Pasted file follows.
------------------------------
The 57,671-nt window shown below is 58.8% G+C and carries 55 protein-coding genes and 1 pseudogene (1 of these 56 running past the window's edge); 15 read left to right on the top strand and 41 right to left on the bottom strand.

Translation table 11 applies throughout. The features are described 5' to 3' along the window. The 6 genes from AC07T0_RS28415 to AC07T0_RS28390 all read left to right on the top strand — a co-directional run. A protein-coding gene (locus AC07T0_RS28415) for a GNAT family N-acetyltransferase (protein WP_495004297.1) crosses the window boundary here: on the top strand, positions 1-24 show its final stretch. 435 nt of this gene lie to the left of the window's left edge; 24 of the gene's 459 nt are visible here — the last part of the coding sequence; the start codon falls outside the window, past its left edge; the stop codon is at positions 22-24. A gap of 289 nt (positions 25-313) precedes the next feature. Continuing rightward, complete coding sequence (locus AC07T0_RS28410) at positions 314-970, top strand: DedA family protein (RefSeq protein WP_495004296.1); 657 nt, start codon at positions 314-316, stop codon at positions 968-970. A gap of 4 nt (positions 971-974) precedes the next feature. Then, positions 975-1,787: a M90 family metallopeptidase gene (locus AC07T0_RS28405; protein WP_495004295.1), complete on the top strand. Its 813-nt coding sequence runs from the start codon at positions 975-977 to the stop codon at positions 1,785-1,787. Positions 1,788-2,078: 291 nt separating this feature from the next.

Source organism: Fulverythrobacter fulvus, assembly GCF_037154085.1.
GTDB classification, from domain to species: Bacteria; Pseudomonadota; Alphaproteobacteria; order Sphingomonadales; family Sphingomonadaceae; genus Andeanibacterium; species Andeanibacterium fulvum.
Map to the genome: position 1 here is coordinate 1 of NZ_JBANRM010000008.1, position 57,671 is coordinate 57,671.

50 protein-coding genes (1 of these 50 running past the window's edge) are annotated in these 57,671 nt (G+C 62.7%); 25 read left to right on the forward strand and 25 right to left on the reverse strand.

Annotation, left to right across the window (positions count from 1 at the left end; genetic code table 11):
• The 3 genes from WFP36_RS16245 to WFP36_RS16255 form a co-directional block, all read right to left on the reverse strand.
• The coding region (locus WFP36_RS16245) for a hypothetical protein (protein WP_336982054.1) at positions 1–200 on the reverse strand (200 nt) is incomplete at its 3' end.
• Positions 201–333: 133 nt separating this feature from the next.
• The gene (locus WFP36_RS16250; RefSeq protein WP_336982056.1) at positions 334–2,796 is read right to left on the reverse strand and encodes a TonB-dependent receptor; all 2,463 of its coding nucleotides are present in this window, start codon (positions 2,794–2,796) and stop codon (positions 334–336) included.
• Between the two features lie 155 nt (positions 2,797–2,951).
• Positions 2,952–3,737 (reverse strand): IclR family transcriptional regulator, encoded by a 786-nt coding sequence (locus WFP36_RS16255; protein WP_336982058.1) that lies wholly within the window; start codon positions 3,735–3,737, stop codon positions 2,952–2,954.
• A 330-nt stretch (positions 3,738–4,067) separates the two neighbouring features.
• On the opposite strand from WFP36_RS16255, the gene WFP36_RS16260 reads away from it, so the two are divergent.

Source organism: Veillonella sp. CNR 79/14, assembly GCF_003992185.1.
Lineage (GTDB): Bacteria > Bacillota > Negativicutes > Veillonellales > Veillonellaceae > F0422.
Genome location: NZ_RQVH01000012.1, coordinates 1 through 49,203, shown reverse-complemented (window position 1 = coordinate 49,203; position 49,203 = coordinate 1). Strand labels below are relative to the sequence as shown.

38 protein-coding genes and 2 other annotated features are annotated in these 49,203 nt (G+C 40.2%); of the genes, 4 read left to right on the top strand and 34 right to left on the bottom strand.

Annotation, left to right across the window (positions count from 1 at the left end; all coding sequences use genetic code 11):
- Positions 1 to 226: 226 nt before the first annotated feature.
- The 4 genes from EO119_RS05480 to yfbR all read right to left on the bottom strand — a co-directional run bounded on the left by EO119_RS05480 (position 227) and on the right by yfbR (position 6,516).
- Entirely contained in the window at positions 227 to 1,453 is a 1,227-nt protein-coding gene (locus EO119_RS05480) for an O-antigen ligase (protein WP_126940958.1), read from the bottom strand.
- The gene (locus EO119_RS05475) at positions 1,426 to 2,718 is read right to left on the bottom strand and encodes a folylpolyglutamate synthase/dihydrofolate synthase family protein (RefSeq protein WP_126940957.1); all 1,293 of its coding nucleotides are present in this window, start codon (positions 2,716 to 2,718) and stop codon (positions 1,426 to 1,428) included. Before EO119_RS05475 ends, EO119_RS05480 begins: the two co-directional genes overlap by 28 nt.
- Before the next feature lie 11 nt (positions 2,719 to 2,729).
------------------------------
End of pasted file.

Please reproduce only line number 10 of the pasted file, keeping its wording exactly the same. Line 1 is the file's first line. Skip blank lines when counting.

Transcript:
• Positions 201–333: 133 nt separating this feature from the next.